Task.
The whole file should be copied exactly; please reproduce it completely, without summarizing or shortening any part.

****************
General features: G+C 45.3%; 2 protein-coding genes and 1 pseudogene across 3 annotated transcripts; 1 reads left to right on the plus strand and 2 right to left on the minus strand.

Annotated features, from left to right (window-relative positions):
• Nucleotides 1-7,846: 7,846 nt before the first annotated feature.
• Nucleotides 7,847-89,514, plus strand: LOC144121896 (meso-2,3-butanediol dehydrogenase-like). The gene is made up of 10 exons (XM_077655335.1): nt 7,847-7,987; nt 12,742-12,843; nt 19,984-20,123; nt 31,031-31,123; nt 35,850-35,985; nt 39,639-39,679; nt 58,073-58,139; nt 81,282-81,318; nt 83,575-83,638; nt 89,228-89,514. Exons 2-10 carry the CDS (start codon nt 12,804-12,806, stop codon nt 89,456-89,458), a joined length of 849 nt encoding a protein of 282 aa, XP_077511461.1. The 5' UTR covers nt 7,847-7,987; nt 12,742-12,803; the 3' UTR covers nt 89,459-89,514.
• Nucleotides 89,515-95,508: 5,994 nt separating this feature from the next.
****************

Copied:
General features: G+C 45.3%; 2 protein-coding genes and 1 pseudogene across 3 annotated transcripts; 1 reads left to right on the plus strand and 2 right to left on the minus strand.

Annotated features, from left to right (window-relative positions):
• Nucleotides 1-7,846: 7,846 nt before the first annotated feature.
• Nucleotides 7,847-89,514, plus strand: LOC144121896 (meso-2,3-butanediol dehydrogenase-like). The gene is made up of 10 exons (XM_077655335.1): nt 7,847-7,987; nt 12,742-12,843; nt 19,984-20,123; nt 31,031-31,123; nt 35,850-35,985; nt 39,639-39,679; nt 58,073-58,139; nt 81,282-81,318; nt 83,575-83,638; nt 89,228-89,514. Exons 2-10 carry the CDS (start codon nt 12,804-12,806, stop codon nt 89,456-89,458), a joined length of 849 nt encoding a protein of 282 aa, XP_077511461.1. The 5' UTR covers nt 7,847-7,987; nt 12,742-12,803; the 3' UTR covers nt 89,459-89,514.
• Nucleotides 89,515-95,508: 5,994 nt separating this feature from the next.